How not to spend Memorial Day at the ER
Posted May 30, 2016
Each year in May, the National Safety Council makes a grim prediction: how many of us will die in traffic accidents over the Memorial Day weekend.
Hazards lurk not only on the road, but in the relative safety of our own backyards. To keep us safe, STAT shared ways a holiday cookout can make us sick or send us to the emergency room, none of which involve cars.
Fly away. You may think twice about eating outside after learning what those buzzing flies are doing when they land on your food.
“House flies stick out a part of their body called the labella when they land on a potential meal — think of it as taking a free sample,” wrote STAT's Megan Thielking. “If they decide to chow down on a watermelon, for example, they’ll regurgitate a little of that sample on the watermelon along with some acid to make their next bites easier to digest.”
This means if you eat something a fly has landed on, you’re consuming fly vomit. Yum. Better keep everything covered.
Bac off. It’s wonderful when the supermarket tenderizes a cut of meat — assuming it doesn’t give you a bacterial infection. This can happen when bacteria lurking on the outside of the meat are pushed inside when the meat is punctured during the tenderizing process.
On the outside, bacteria normally die when the meat is cooked, but inside it’s more likely to survive to give you and your family E. coli.
The U.S. Department of Agriculture has just ordered companies to let consumers know when meat has been tenderized mechanically, STAT said. Meanwhile, use a meat thermometer to make sure your meat reaches at least 145 degrees internally, and let meat rest three minutes after cooking before serving, STAT said.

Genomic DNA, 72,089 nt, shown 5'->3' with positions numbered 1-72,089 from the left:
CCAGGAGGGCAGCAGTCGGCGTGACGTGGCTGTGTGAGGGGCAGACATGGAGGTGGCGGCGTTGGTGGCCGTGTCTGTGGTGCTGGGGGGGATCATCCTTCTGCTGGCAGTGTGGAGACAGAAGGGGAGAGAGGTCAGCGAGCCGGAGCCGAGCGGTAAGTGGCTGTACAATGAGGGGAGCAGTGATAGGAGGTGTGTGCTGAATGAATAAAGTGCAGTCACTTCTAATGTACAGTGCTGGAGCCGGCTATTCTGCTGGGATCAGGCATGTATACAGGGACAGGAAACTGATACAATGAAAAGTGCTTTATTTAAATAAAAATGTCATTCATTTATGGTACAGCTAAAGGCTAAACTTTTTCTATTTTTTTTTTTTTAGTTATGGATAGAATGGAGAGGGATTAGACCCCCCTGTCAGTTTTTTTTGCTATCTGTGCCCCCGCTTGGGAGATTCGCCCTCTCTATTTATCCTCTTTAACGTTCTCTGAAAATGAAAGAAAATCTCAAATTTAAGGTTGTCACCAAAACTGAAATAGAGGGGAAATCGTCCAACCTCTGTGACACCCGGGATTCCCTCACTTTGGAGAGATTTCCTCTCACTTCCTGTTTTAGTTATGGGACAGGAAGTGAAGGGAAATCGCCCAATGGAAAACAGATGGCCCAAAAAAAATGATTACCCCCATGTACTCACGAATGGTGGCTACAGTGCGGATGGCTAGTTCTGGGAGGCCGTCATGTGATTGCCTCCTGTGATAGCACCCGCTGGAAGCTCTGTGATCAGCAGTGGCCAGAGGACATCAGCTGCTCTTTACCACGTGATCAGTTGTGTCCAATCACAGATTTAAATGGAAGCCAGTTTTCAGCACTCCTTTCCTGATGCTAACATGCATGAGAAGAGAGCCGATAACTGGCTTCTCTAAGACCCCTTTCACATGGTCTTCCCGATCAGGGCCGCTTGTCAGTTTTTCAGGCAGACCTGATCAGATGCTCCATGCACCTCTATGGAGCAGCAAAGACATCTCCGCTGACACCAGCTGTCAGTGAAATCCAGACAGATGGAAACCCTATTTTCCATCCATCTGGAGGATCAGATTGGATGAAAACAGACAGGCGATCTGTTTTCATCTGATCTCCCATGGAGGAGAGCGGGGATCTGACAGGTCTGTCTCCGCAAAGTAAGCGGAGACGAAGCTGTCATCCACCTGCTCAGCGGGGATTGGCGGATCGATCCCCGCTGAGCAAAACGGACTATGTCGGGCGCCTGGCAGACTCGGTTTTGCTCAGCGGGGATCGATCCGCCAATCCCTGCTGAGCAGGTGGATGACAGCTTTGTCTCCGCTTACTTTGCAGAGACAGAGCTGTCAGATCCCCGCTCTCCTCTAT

Watch the sticks. Every year, people go to the emergency room after sticking themselves with shish-kebab skewers, Thielking reported.
Don’t be that guy. And if you know that guy, don’t get too close.
They call it grilling out for a reason. Besides the risk of fire, there’s another reason not to cook inside a garage or tent: You could get carbon-monoxide poisoning. You’d never do something that dumb, we know. But other people have, according to the American Journal of Emergency Medicine.
A problem that grates. Finally, though it seems like a good idea, buying a grill brush to scrub off the crusty residue of last year’s Labor Day barbecue can lead to problems. If you’re not careful, metal bristles may cling to the grate, and they can stick to your hamburger or steak, then ride down your esophagus and do all sorts of damage.
Since 2002, more than 1,600 Americans have gone to emergency rooms because of injuries from wire-bristle grill brushes, a new study said.
So, rinse and wipe well. Or just buy a new grate.